by Greg Yoder
Dear Captain Codehead,
I’m confused about the tax deadlines this year. It used to always be April 15, but then last year it was July 15, and now I’m hearing different things from different people. My brother-in-law told me that it was moved to May 17, but he also told me that the Earth is flat. Is he right?
No. The Earth is an oblate spheroid, which basically means round. Glad I could clear that up for you.
My editor insists that I answer the part of your question that’s actually tax related. As of the time I’m writing this, the due date for 2020 federal individual income tax returns has been moved to May 17, 2021. But your first quarter estimates for 2021 are still due on April 15. Some other due dates have also been moved, but many haven’t. Also, each state gets to make its own decisions about whether and how far they want to move their own deadlines. The changes and inconsistencies would be enough to make me curl into the fetal position and refuse to leave the house, but I can’t do that. Mostly because I already did that a year ago and haven’t moved since. (I guess that means I should say that the Earth was round the last time I checked.)
Is May 17th the IRS’ final answer for this year? Maybe. My sources tell me that on May 1st, Commissioner Rettig will emerge from his bunker, and if he sees his shadow, we get six more weeks of tax season. So I guess you could pray for sun, but keep in mind that if he’s struck by lightning, we all get the rest of the year off, so…
Dear Captain Codehead,
If I have a reaction to my COVID vaccine, do I still have to file my tax return on time? If I were faking it (allegedly), how would the IRS know?
Gezundheit. Now go wash your hands! (And file your return: the IRS knows everything.)
Your question, or some variation of it, is one of the most common questions we1 get here at ACC. So let’s run through what works or doesn’t work to let you file your return after May 17.
Works: I filed an extension and paid all tax due on or before May 17.
Doesn’t work: I didn’t file my return or an extension, but I totally meant to. The IRS wants you to know that they totally believe you. But they don’t care.
Works: I live in another country. Taxpayers who live abroad have until June 15 to both file and pay their taxes.
Doesn’t work: I was traveling abroad, and I got stuck in quarantine. The IRS wants you to know that they have the utmost sympathy for your situation. But they don’t care.
Works: I live in a federally declared disaster area. You will note that this one is tough to plan for. On the other hand, real estate in disaster areas is often dirt cheap (or cheap dirt), so there’s no reason why you can’t have a house in a flood plain, another on a fault line, and still another next to an active volcano. Captain Codehead would be remiss if he didn’t point out that moving to a federally declared disaster area is potentially more work than just getting your tax information to your accountant, but you do you.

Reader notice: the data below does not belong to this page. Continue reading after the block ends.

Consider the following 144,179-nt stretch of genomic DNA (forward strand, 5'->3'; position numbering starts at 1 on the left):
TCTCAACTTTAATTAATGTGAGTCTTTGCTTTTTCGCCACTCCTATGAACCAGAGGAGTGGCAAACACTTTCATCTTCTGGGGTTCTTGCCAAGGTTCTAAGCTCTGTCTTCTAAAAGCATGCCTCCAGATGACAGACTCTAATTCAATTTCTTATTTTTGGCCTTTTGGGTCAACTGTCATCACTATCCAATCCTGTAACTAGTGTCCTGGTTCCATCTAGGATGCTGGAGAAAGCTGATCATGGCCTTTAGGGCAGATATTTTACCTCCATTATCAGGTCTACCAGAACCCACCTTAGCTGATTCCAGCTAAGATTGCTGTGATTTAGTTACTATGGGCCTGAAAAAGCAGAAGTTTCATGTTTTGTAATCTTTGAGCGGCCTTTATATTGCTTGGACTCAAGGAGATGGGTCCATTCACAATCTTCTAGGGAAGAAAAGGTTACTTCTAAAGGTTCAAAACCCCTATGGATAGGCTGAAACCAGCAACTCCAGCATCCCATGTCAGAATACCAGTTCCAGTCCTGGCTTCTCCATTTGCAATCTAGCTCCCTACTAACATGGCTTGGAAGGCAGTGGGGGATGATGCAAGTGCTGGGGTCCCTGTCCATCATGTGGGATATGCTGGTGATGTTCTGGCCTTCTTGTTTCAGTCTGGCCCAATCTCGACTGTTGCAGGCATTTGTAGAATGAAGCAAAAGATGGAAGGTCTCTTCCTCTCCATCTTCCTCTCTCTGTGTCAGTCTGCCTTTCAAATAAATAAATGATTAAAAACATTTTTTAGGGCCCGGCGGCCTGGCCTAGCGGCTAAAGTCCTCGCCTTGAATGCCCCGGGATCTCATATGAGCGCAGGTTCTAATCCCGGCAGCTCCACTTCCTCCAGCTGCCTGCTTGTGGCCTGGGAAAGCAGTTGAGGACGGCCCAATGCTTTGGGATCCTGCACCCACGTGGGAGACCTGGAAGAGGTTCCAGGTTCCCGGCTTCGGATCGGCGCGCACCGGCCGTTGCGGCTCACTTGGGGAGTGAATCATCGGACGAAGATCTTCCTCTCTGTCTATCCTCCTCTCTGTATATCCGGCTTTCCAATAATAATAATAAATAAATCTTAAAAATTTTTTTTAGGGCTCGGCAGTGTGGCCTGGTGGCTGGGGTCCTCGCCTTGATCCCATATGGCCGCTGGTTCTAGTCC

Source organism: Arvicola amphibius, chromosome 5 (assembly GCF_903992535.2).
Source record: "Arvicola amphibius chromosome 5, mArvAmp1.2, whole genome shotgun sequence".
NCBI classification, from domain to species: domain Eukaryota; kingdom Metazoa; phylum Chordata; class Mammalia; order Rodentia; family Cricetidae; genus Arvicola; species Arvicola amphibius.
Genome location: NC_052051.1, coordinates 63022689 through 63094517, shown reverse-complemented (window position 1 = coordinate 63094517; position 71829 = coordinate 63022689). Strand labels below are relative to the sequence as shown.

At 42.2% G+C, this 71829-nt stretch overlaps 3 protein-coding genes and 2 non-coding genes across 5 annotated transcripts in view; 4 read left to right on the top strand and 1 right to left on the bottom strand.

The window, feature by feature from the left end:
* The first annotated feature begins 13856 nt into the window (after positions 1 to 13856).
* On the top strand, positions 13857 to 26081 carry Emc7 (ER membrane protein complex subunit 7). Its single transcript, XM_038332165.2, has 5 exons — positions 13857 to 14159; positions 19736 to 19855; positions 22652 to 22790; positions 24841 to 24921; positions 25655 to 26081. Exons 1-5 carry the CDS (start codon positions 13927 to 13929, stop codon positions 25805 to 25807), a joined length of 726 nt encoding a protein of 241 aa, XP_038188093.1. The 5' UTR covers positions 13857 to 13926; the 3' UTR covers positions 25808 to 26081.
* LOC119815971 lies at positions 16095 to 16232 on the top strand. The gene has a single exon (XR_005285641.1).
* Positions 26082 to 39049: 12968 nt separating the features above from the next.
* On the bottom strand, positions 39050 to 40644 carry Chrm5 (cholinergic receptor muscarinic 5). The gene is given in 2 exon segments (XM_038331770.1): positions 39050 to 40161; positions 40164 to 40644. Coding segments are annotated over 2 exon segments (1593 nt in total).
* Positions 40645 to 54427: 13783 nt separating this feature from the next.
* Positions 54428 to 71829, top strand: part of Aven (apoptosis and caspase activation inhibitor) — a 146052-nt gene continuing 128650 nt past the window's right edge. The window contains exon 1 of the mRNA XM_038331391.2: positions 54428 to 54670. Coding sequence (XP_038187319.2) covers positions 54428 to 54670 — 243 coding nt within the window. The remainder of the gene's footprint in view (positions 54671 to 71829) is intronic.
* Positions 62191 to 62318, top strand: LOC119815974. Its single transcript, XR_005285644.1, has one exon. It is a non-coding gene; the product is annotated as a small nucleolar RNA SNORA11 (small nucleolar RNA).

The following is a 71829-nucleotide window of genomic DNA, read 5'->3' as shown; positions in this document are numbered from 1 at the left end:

Doesn’t work: I have teenagers, and my home could reasonably be considered a disaster area. The IRS wants you to know: this too shall pass. Also: they don’t care.
Works: Death. Technically, this doesn’t really work: your return is still due on May 17. But it’s somebody else’s problem, right?
Doesn’t work: The dog ate my tax return. The IRS would like to remind you to e-file.
Doesn’t work: The dog ate my computer. The IRS would like to remind you to back up your data frequently.
Doesn’t work: The dog ate my computer and all my thumb drives2. The IRS would like to offer its sympathy — to your dog. Also, it’s notifying the ASPCA, and your return is still due.
Dear Captain Codehead,
You’re my favorite superhero, so I was wondering whether you could give me your deets: origin story, alter ego, nemeses, weakness? What about super powers: is it true you can leap tall stacks of Treasury regulations in a single bound? Also, when is there going to be a movie, and who’s going to play you?
Gosh, it’s nice to have fans; I can’t tell you how many emails I get from people who want me to be their kid’s godfather or who dressed up as me for Halloween3. Obviously, for reasons of security, I can’t reveal my alter ego, but your other questions are all answered in the film, which is coming October 15th to a theater near you. I will say that I got my dream cast: the early, nerdy, non-superhero version of me is played by Patton Oswalt, and the later, studly, superhero version of me is played by Zack Galifianakis! Or I might have that reversed: I wanted to attend an early screening, but my attorney advised me against violating the restraining order. Lawyers, what a bunch of killjoys, amirite?
HAPPY APRIL FOOLS’ DAY!!!!!
1And by “we,” I mean I.
2No animals (or thumb drives) were harmed in the writing of this column.
3Frankly, this is an extremely low-effort costume (especially during the pandemic: basically, you just put on sweatpants and forget to shave), but I appreciate the thought.